Early today, Japanese Prime Minister Fumio Kishida touched down at Edinburgh Airport in a Japanese Government jet, his first overseas visit since winning an election at the weekend. Less than eight hours later, after a speech at the World Leaders Summit and a meeting with Boris Johnson, he was back on the plane for the return journey to Tokyo. With a keen research interest in Japan and some new work underway on how Japan can manage its climate response in a way that is fair and just, I focused my attention today on seeing what I could glean from the statement put out after Kishida’s visit to COP26.
Just after 3pm we were shepherded into a conference room where – after I had given out some of my remaining biscuits to early arrivals – the Japanese Government held a conference on Kishida-san’s visit. Some impressive figures were read out about Japan’s increased commitment to supporting less empowered parts of the world in the fight against climate change, including support for net-zero energy and for adaptation and resilience-building. It was also strongly reiterated that Japan aims to reduce its carbon dioxide emissions by 46% by 2030, and to reach net-zero by 2050. However, much less clear were the measures that Japan will take at home to reduce its climate impact. Particularly, even after probing from a few journalists, it was impossible to get a clear answer on when Japan aims to phase out coal by. However, hydrogen, ammonia and carbon capture and storage were all suggested to have a big role to play in Japan’s net-zero energy mix.
Over at the Japan Pavilion, I had the opportunity to gain some insight into how these climate change ambitions would be realised at the local level. Local governments are a critical but often overlooked part of the climate challenge, because it is at local level where high-level rhetoric gets turned into reality through processes such as land use, urban planning and enforcement of environmental regulations. I had a chance to talk to an official from Yokohama City Government, who have set up a network of 199 local governments within Japan to allow different municipalities to learn from and share with each other as the country gets to grips with climate change. There were also video contributions – owing to the pandemic – from Maniwa City in Okayama Prefecture, Kitakyushu City in Fukuoka Prefecture, and the Governor of Nagano Prefecture. It is a shame that these were video-only and that there wasn’t much time for interaction, as I had lots of questions I would have liked to have asked each! The case of Maniwa was especially, given that it is a much smaller city with a heavy reliance on forestry for employment. Given its strong links to the timber trade, Maniwa is developing a model for sustainable biomass-based energy production, which aims to create sustainable jobs – and thus a just transition – for forestry workers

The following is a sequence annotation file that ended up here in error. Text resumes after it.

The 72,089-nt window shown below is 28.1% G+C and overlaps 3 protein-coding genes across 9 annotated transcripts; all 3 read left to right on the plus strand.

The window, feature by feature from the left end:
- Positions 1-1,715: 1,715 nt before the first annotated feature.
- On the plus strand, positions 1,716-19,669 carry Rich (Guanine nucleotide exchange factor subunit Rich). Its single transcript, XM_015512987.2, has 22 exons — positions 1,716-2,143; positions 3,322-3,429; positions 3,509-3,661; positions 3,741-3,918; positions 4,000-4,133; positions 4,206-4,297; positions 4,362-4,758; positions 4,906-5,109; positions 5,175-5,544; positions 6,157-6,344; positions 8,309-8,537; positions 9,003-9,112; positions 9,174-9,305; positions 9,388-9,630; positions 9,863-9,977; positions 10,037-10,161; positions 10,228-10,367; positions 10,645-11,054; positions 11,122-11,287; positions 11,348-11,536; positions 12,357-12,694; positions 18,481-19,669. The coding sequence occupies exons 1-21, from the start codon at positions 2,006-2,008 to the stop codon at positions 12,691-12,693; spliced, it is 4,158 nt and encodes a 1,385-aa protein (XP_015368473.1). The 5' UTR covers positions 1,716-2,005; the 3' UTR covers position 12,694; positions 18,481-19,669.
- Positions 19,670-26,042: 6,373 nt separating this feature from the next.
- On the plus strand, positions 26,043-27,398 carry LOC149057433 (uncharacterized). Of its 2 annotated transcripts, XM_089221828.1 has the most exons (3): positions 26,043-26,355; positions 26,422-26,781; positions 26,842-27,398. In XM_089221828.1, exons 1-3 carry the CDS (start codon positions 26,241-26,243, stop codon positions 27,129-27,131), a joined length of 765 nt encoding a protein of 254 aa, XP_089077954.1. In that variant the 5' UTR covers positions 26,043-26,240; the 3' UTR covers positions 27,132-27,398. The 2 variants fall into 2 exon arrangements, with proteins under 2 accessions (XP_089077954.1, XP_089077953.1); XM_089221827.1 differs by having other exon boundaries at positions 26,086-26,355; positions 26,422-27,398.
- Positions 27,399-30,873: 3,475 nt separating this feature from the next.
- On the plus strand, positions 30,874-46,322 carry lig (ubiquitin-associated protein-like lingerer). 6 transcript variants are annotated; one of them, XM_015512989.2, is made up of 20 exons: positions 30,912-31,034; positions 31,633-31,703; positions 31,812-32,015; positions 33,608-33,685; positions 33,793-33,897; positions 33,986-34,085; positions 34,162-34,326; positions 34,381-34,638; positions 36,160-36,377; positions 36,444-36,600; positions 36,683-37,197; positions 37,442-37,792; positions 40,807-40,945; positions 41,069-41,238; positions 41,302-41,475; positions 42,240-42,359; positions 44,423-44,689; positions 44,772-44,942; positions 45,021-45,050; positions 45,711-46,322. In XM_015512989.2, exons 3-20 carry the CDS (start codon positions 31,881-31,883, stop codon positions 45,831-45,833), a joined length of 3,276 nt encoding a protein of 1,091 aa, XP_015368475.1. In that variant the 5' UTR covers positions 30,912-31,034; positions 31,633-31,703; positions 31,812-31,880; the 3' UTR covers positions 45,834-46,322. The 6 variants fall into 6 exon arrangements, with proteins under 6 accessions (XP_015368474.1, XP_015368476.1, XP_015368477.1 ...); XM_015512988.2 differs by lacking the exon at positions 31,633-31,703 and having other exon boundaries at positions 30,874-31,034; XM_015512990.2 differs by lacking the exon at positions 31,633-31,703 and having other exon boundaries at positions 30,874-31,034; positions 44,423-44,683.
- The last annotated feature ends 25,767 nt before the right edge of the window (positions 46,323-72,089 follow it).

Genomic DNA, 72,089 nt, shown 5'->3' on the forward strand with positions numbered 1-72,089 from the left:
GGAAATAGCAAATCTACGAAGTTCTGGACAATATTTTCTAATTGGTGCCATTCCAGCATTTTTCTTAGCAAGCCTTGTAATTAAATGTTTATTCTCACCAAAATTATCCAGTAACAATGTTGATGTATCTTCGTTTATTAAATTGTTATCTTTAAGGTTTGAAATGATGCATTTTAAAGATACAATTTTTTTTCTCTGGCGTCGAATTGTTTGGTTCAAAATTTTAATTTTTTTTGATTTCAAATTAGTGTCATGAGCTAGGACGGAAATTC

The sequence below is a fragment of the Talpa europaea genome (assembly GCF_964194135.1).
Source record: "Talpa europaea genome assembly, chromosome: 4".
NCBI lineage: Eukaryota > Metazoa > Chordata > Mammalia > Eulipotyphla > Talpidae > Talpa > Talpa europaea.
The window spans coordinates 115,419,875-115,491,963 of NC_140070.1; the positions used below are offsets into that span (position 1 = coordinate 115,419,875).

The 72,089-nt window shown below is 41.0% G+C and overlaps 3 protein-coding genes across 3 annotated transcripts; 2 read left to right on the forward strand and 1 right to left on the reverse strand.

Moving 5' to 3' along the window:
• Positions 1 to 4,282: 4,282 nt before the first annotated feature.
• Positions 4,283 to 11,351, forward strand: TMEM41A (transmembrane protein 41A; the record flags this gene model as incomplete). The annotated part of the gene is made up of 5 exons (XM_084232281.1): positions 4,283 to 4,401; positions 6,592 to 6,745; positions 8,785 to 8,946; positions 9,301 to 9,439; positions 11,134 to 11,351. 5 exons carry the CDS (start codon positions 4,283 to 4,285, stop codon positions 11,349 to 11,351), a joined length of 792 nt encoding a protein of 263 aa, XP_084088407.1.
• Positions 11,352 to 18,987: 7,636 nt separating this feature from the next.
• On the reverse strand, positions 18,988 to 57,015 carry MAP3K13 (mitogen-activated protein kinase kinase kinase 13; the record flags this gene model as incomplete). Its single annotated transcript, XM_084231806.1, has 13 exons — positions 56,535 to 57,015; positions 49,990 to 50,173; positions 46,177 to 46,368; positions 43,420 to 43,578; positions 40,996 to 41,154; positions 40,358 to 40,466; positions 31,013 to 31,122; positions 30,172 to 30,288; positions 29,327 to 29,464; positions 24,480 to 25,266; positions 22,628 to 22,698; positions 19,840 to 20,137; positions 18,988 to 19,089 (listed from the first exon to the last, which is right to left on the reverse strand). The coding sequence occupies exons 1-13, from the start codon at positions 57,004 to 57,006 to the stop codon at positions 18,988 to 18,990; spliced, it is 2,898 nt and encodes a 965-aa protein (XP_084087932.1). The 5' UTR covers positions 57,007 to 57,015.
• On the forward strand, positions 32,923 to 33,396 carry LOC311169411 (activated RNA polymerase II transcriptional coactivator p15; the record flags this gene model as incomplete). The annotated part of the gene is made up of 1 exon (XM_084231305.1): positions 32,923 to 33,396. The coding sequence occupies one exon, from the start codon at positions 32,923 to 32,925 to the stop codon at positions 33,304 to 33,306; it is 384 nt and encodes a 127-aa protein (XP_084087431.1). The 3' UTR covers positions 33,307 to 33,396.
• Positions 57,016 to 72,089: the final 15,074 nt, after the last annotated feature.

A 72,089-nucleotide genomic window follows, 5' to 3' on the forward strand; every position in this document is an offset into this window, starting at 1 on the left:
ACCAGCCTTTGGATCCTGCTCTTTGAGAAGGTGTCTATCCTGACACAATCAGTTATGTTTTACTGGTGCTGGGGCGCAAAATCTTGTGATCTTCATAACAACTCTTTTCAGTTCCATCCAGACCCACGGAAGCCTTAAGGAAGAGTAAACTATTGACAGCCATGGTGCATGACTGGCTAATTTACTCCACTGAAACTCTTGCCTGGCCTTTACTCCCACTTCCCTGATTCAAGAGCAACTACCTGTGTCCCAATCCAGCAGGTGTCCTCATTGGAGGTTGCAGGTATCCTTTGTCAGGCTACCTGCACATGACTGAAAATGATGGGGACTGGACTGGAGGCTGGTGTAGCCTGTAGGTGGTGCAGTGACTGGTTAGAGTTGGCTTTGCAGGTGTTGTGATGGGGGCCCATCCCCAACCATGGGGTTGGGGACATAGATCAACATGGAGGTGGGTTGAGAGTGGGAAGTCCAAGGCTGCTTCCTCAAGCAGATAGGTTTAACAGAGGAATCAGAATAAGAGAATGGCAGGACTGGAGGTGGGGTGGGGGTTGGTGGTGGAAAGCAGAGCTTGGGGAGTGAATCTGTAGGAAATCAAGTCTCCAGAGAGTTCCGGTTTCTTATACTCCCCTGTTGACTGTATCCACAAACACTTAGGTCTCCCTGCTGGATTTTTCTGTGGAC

Earlier in the day, I also had the pleasure of hearing about AP-PLAT, a new (and just refreshed) platform of climate change adaptation knowledge and data. As well as Japan, AP-PLAT also aims to foster exchange and learning on climate change adaptation across the wider east and south-east Asian region. This fits very well indeed with the increased funding for and interest in supporting adaptation and resilience across Asia laid out in the Government speech after Kishida’s visit. I also learned in this session about the upcoming funding from the Asia-Pacific Network for Global Change Research, remarkably represented by a Scot living in Kobe!
As I’ve found so often when doing research on climate change in Japan, the national-level policy statements are vague and frustrating, but when you hear what’s going on at local level in places that a bit less well known to an international audience, you can sometimes find some fascinating golden nuggets of climate action.